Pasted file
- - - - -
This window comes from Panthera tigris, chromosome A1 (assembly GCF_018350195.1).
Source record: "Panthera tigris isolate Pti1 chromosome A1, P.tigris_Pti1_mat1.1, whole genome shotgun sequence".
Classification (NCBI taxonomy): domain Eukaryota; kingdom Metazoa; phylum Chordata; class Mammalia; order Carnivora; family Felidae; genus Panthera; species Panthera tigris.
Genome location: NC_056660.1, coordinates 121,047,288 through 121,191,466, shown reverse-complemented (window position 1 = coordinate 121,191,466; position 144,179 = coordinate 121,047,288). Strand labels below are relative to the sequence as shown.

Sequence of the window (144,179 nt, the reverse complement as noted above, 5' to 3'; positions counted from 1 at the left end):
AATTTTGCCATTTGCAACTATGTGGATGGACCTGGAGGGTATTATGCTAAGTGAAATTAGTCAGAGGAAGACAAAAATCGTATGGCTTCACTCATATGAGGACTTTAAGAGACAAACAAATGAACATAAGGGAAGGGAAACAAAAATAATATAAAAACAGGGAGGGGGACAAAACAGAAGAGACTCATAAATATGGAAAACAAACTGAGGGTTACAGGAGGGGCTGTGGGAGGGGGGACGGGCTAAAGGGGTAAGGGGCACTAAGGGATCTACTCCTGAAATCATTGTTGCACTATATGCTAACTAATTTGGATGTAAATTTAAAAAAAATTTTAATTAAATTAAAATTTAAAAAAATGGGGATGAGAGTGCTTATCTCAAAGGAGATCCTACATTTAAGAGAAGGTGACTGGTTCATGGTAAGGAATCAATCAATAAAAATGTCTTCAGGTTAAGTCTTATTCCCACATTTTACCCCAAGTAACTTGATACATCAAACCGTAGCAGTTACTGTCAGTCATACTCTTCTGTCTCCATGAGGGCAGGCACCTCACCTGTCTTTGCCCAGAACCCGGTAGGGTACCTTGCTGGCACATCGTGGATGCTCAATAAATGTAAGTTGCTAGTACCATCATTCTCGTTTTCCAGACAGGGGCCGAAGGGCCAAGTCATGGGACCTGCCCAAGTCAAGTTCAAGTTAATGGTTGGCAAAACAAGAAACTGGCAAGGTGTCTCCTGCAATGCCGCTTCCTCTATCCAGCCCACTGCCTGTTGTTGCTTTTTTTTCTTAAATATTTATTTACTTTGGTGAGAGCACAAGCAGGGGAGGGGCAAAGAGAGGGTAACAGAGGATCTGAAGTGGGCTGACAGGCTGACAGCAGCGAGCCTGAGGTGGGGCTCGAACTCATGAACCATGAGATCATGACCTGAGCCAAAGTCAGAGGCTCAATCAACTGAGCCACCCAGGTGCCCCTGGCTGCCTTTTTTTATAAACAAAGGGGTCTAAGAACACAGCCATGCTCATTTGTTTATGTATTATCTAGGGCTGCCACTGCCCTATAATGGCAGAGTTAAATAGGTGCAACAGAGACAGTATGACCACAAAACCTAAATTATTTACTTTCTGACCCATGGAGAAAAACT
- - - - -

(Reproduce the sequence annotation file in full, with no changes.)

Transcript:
This window comes from Panthera tigris, chromosome A1 (assembly GCF_018350195.1).
Source record: "Panthera tigris isolate Pti1 chromosome A1, P.tigris_Pti1_mat1.1, whole genome shotgun sequence".
Classification (NCBI taxonomy): domain Eukaryota; kingdom Metazoa; phylum Chordata; class Mammalia; order Carnivora; family Felidae; genus Panthera; species Panthera tigris.
Genome location: NC_056660.1, coordinates 121,047,288 through 121,191,466, shown reverse-complemented (window position 1 = coordinate 121,191,466; position 144,179 = coordinate 121,047,288). Strand labels below are relative to the sequence as shown.

Sequence of the window (144,179 nt, the reverse complement as noted above, 5' to 3'; positions counted from 1 at the left end):
AATTTTGCCATTTGCAACTATGTGGATGGACCTGGAGGGTATTATGCTAAGTGAAATTAGTCAGAGGAAGACAAAAATCGTATGGCTTCACTCATATGAGGACTTTAAGAGACAAACAAATGAACATAAGGGAAGGGAAACAAAAATAATATAAAAACAGGGAGGGGGACAAAACAGAAGAGACTCATAAATATGGAAAACAAACTGAGGGTTACAGGAGGGGCTGTGGGAGGGGGGACGGGCTAAAGGGGTAAGGGGCACTAAGGGATCTACTCCTGAAATCATTGTTGCACTATATGCTAACTAATTTGGATGTAAATTTAAAAAAAATTTTAATTAAATTAAAATTTAAAAAAATGGGGATGAGAGTGCTTATCTCAAAGGAGATCCTACATTTAAGAGAAGGTGACTGGTTCATGGTAAGGAATCAATCAATAAAAATGTCTTCAGGTTAAGTCTTATTCCCACATTTTACCCCAAGTAACTTGATACATCAAACCGTAGCAGTTACTGTCAGTCATACTCTTCTGTCTCCATGAGGGCAGGCACCTCACCTGTCTTTGCCCAGAACCCGGTAGGGTACCTTGCTGGCACATCGTGGATGCTCAATAAATGTAAGTTGCTAGTACCATCATTCTCGTTTTCCAGACAGGGGCCGAAGGGCCAAGTCATGGGACCTGCCCAAGTCAAGTTCAAGTTAATGGTTGGCAAAACAAGAAACTGGCAAGGTGTCTCCTGCAATGCCGCTTCCTCTATCCAGCCCACTGCCTGTTGTTGCTTTTTTTTCTTAAATATTTATTTACTTTGGTGAGAGCACAAGCAGGGGAGGGGCAAAGAGAGGGTAACAGAGGATCTGAAGTGGGCTGACAGGCTGACAGCAGCGAGCCTGAGGTGGGGCTCGAACTCATGAACCATGAGATCATGACCTGAGCCAAAGTCAGAGGCTCAATCAACTGAGCCACCCAGGTGCCCCTGGCTGCCTTTTTTTATAAACAAAGGGGTCTAAGAACACAGCCATGCTCATTTGTTTATGTATTATCTAGGGCTGCCACTGCCCTATAATGGCAGAGTTAAATAGGTGCAACAGAGACAGTATGACCACAAAACCTAAATTATTTACTTTCTGACCCATGGAGAAAAACT